Thoughts From The Publisher's Desk
The aspect I enjoy most about my job is that I learn something new every day. On Wednesday, when trying to figure out whether my wife should drive her Chevy Tahoe over a failing Route 90 bridge, I became familiar with the weights of vehicles. In the case of a Tahoe, it weighs about 6,500 pounds compared to a Honda Accord, which weighs around 3,500 pounds, and a standard short-bed pickup truck's 5,000 pounds. All of this is relevant after a structural deficiency was reported on the eastern most span of the Route 90 Bridge.
As a result of a routine inspection finding a 'center girder over the boat channel was found to have failing pre-cast concrete', according to the State Highway Administration's Donnie Drewer, crews set up a couple signs alerting motorists of the potential dangers of driving across the span if your vehicles weighs more than 6,000 pounds.
The release issued this week said, 'all vehicles with a collective weight (including trailer and boats) of 6,000 pounds or greater will NOT have access to the MD 90 bridge and will be directed to alternate routes.' I wonder how many motorists know exactly how much their vehicle weighs. Some may be surprised to know their car or truck exceeds that threshold. Let's just hope quick action is taken to address the issue and in the interim the decision makers should just close it down until everything is figured out.
Two weeks ago, a loggerhead turtle was released to the ocean after being rehabilitated for more than a year at the National Aquarium in Baltimore. That was a feel-good story, but in stark contrast to what we saw last weekend when a much larger and decapitated loggerhead turtle washed ashore. This serves as a harsh reminder that things seem to even out in nature. As far as 'Flight and Release,' the name given to the turtle released last month, it has traveled 122 miles as of Sept. 30 at 1 a.m. from Assateague Island State Park At that time, it was located off Broadwater, Va. and the tracking route shows it has made it as far south as the Norfolk area.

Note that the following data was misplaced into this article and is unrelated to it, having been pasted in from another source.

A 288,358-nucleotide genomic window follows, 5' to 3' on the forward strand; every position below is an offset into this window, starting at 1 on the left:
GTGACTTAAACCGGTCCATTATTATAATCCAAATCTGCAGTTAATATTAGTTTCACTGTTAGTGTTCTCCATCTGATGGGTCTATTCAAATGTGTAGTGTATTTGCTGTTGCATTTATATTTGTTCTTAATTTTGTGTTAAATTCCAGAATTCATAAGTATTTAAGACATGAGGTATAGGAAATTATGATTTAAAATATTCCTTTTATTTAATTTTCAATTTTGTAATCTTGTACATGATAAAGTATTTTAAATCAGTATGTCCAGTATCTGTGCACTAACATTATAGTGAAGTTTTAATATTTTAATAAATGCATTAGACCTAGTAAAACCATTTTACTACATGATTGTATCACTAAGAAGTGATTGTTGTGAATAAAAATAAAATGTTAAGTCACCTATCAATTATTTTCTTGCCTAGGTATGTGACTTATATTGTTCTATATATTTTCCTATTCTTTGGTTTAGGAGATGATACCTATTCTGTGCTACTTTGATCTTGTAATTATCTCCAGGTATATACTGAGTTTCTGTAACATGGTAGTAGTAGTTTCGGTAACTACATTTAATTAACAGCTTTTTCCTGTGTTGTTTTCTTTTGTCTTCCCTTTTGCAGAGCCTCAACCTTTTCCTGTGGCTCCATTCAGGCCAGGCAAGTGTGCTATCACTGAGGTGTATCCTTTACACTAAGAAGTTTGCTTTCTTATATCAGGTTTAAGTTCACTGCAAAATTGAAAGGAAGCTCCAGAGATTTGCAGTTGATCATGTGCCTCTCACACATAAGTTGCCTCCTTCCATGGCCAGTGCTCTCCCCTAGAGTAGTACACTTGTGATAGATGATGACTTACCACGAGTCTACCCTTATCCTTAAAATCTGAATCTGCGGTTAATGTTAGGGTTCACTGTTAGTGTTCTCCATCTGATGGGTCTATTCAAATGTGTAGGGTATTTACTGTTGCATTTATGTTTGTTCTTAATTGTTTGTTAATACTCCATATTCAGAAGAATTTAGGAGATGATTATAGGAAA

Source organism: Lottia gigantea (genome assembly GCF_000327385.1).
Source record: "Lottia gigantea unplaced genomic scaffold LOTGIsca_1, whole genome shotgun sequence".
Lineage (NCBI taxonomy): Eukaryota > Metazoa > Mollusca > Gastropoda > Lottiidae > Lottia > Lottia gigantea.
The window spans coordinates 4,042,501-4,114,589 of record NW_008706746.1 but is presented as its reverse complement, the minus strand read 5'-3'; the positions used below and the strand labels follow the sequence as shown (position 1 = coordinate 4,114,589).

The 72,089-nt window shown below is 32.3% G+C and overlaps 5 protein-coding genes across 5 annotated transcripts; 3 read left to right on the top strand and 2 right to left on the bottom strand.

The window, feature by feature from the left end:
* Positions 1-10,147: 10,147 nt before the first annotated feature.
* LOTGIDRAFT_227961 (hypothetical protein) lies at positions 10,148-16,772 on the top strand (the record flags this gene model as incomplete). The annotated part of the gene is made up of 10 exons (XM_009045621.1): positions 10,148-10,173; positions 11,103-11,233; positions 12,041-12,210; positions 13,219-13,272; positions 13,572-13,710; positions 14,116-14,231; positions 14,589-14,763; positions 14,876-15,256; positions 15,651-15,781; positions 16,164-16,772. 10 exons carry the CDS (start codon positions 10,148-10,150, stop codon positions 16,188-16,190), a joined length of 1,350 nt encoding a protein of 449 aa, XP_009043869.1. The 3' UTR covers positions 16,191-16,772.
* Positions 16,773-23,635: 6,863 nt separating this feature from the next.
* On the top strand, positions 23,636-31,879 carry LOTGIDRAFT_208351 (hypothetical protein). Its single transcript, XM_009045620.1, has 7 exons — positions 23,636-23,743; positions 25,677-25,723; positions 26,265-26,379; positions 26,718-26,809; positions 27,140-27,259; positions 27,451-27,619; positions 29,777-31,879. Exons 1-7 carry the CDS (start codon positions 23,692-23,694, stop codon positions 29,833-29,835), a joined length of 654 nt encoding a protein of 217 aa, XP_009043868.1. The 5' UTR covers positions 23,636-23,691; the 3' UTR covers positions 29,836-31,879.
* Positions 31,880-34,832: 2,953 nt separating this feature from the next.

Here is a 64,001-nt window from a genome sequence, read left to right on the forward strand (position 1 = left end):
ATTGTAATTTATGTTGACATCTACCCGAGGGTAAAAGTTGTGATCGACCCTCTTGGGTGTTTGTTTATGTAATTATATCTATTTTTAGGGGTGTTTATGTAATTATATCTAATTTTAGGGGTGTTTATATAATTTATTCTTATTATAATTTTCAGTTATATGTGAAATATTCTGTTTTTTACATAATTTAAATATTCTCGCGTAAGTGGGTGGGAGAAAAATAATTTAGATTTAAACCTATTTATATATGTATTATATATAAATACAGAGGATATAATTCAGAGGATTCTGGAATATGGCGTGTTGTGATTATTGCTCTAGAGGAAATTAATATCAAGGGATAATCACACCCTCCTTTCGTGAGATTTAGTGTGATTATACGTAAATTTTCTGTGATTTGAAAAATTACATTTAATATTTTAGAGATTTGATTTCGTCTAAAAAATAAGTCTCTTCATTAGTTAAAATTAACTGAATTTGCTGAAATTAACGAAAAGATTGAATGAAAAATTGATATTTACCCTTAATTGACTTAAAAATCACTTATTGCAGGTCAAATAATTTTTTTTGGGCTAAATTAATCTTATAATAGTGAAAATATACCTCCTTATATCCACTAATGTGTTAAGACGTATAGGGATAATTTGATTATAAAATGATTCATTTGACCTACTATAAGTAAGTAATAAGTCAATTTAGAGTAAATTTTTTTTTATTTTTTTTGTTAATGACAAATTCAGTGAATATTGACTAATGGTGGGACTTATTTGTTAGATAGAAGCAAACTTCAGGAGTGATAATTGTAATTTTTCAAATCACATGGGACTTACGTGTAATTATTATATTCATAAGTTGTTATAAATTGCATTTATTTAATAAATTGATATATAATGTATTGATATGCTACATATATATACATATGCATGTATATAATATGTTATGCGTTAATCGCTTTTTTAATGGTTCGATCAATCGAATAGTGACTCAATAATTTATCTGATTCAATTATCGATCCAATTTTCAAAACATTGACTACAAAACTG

Yet another blow for small business is expected to come next year because the unemployment insurance trust fund has been depleted to historic lows. Unemployment costs for employers will surge to unprecedented levels, even if employers are good performers and are not firing employees because they are not busy enough. It was reported this week a business of 25 employees that has a solid 'experience rating,' meaning it has not laid off any employees over the last year, would be paying approximately $150 more annually per employee, meaning that company's unemployment insurance alone will increase by $3,750 next year. Employers that were forced to downsize as a result of economic woes could see annual costs jump to $350 or more per employee.
Call me a pessimist, but I do not think Maryland's new text messaging ban while driving will deter too many motorists. Effective Thursday, drivers will be staring at a possible fine of up to $500 if they are caught sending a text message while driving. It's interesting to me that it's not illegal to read a text while driving. This little known fact tells me people will still continue to text while driving, but the hope seems to be if it cuts down on the frequency then the bill has been a success. That sounds •€˜g8 2 me'.
Another bill that became law yesterday was one impacting the lives of teen drivers. When I turned 16, it was a memorable day. My mother and I went to the MVA in Salisbury after weeks of practicing three-point turns and parallel parking. There was a lot of fingernail biting that day, but I passed and was able to drive by myself that day. Sixteen-year-olds nowadays do not have that luxury. Thanks to the new law, they will have to wait even longer before obtaining a provisional license, which allows them to drive alone but with time restrictions. The new law adds three months of wait, meaning new drivers will have to be 16 years and six months old before getting a provisional license and 18 before they get a full license.